Here is some advice from the Community Team at WordPress.org:

“If there is not a meetup group in your city but you would like to start one, fill out our meetup interest form and we can set up a new group for your city and make you the first organizer. If you have a group already but are not using meetup.com and you’d like to, use the same form, but make sure to include the URL for your existing group’s online presence (Facebook, independent site, etc).” Community Team

Pick a day and stick to it.

You will never please everyone. If the first Tuesday of the month works for you and your co-organizers, do it. Be consistent. People will not always be able to attend but you should become a fixture in their lives. It takes a few times to form a consistent habit.

“Pick a day of the month and stick to it 98% of the time. It may not work for everyone, but having that day (i.e. 3rd Thursday of the month) will help a bunch. Having the same location is also equally important, as people like to know where they are going and what to expect.” Adam Silver

Start your meetup with an incubation group — two or three friends.

Doing it alone will not be good for you, your group, or your mental health. Be intentional. Find at least one more person who shares your values and vision and run with it.

“If possible, try to find one or two other people in your local area interested in having a WordPress meetup… Once we had a small dedicated group of individuals attending the meetup, we used our collective social media presence to announce and recruit interested members to the meetup.” Jeff Chandler 

Welcome New People.

The great thing about meetups is it’s a good way to break the ice. But if people don’t feel welcome, awkward silences ensue and they may not return. Now, as the organizer it’s not all on you, but I’d say a good 75% is on you. For smaller groups, name tags might be an option. For a large group, I’d invest in some name tags.

“On the day of, don’t forget your Sharpie pens, name tags, and the RSVP list. Have someone else man the door, so you, as the organizer, can take care of last-minute needs.” Stephanie Marcus, Mashable

For Women Who WP, Jen, Elizabeth, and I work very hard to sit among the people who attend our meetup (not with each other). This was a deliberate, intentional decision. We’re not here to have a girl date, we’re here to build people up.

We take turns being the greeter at the door and welcoming people. We are active on our Facebook Page and in the meetup group. Meaning, we respond to comments and are generally encouraging. We make a point to pay attention to who RSVPs and know their name.

Remember, the reason to have a meetup is to build a community. Community doesn’t happen by magic, it’s intentional.

Insider Tip:

If you want people to recognize you as a new member, use an up-to-date photo for that group. Meetup.com allows you to have a global photo (here’s my profile) and a profile picture for each group. It’s not a requirement by any stretch of the imagination, but it does help.

 

Finding a venue can be a challenge.

Choosing a venue is an important first step. It sets the tone for the meetups. If it’s a co-working space with desks, outlets, and killer WiFi, you’re ready for a hands-on workshop. If you want a more social setting, a back room of a restaurant can be good. Meetup.com has some great questions to help guide this choice.

“Finding a venue to host a meetup can be difficult. I recommend a place that has good WiFi, is somewhat quiet and set up for presentations.” Jeff Chandler 

Event Promotion and Social Media

Promotion is great but so is a more private venue for ongoing discussions. You may want to have a closed Facebook Group (or Slack Channel) for more private conversations, but a Facebook Page and Twitter account can help keep people up-to-date on your latest events. This is especially important if your meetings are irregular.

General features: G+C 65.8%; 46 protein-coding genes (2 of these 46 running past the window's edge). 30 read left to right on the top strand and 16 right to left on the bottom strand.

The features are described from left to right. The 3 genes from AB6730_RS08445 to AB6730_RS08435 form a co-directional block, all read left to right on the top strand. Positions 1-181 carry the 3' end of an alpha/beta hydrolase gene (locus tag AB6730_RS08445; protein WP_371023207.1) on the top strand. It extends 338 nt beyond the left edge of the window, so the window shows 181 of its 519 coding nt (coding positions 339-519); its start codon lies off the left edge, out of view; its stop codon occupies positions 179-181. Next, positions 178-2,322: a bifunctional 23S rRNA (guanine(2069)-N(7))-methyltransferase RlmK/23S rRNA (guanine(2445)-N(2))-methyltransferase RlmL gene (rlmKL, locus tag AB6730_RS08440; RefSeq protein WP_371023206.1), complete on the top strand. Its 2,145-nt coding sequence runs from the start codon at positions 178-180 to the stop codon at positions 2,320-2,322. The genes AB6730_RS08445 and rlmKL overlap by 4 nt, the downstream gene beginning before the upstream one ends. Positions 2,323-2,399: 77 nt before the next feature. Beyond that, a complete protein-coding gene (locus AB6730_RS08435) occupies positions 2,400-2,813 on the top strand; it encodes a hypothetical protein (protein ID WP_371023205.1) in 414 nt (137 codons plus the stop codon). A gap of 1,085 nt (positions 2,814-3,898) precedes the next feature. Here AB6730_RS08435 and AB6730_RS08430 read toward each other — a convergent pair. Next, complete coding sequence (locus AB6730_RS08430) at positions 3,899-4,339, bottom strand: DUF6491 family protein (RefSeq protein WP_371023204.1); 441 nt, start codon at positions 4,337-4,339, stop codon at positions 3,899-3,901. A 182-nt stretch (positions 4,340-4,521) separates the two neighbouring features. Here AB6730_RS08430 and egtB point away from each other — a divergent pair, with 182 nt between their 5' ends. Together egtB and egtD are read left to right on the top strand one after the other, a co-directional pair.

Should you encourage RSVPs? Quite possibly. If your meetup is in a banquet room that requires a minimum number or if you’re providing food, the RSVP is essential to your planning.

“Ask your community to help you spread the word! For events where you have space limitations or catering, encourage people to RSVP and make it very easy to do so. It also helps to give a deadline for RSVPs (especially if your space is limited.) Deadlines create a sense of urgency that can help drive action.” Nicole Miller, Buffer

Often people decide whether or not they’re attending based upon the relevance of the topic. So, announcing the topic ahead can be a good practice. Also, all members of the leadership team of your meetup should RSVP on meetup.com which encourages others to RSVP, too.

A caution about sponsorship.

Sponsorship is awesome, especially because venue costs can be expensive. But you should consider the value system of the sponsor and how that aligns with WordPress. Remember, this is a WordPress meetup.

“Don’t let sponsorship change the nature of your group and if the things a sponsor wants from you starts to look like they’re making your meetup feel less like an Open Source and WordPress meetup, think very carefully about continuing. You have a culture to preserve, don’t let money get in the way of that.” Dee Teal

Promoting Everyone’s Successes

It’s encouraging to be supported by one’s peers. This is one of the benefits of an interest-based group. Not only can you learn from one another, you can refer work to others, partner up to take on larger clients, and generally offer praise.

And this is a great place to find the kind of mentorship that we all need to level up our professional lives, too. It starts with connection.

Tag a co-worker worthy of praise below! #happiness #work #fact #science #workwife #aspire #friends

A photo posted by Happify (@happify) on

Need more Detail?

Recently on WPblab we discussed this very topic with a veteran WordPress Meetup Organizers: Alex Vasquez and Russell Aaron. Watch to hear more advice and entertainment below.

WordPress Meetups = Community

So, do you attend a meetup? Did you start one? Do you want to?

Tell us in the comments.

Leave a Reply